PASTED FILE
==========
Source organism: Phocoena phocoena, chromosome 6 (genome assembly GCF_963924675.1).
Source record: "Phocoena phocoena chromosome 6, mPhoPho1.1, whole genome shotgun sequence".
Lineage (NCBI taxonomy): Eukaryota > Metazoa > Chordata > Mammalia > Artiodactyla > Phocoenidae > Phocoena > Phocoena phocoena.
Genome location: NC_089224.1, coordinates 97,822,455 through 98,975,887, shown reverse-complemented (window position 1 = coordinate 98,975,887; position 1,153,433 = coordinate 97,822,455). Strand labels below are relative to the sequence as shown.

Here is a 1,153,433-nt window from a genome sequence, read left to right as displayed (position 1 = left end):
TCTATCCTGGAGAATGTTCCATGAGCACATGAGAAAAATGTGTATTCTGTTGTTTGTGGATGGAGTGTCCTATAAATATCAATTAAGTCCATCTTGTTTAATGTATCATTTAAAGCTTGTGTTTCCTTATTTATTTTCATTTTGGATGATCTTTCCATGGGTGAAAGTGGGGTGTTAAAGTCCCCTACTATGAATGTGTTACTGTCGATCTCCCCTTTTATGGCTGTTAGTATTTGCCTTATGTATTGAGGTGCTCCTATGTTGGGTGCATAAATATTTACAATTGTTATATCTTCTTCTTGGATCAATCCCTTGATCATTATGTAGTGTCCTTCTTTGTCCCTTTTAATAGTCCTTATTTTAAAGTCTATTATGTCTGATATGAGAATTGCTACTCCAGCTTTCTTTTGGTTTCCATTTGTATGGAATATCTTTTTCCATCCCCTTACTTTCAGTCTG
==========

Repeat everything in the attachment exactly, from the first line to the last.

Source organism: Phocoena phocoena, chromosome 6 (genome assembly GCF_963924675.1).
Source record: "Phocoena phocoena chromosome 6, mPhoPho1.1, whole genome shotgun sequence".
Lineage (NCBI taxonomy): Eukaryota > Metazoa > Chordata > Mammalia > Artiodactyla > Phocoenidae > Phocoena > Phocoena phocoena.
Genome location: NC_089224.1, coordinates 97,822,455 through 98,975,887, shown reverse-complemented (window position 1 = coordinate 98,975,887; position 1,153,433 = coordinate 97,822,455). Strand labels below are relative to the sequence as shown.

Here is a 1,153,433-nt window from a genome sequence, read left to right as displayed (position 1 = left end):
TCTATCCTGGAGAATGTTCCATGAGCACATGAGAAAAATGTGTATTCTGTTGTTTGTGGATGGAGTGTCCTATAAATATCAATTAAGTCCATCTTGTTTAATGTATCATTTAAAGCTTGTGTTTCCTTATTTATTTTCATTTTGGATGATCTTTCCATGGGTGAAAGTGGGGTGTTAAAGTCCCCTACTATGAATGTGTTACTGTCGATCTCCCCTTTTATGGCTGTTAGTATTTGCCTTATGTATTGAGGTGCTCCTATGTTGGGTGCATAAATATTTACAATTGTTATATCTTCTTCTTGGATCAATCCCTTGATCATTATGTAGTGTCCTTCTTTGTCCCTTTTAATAGTCCTTATTTTAAAGTCTATTATGTCTGATATGAGAATTGCTACTCCAGCTTTCTTTTGGTTTCCATTTGTATGGAATATCTTTTTCCATCCCCTTACTTTCAGTCTG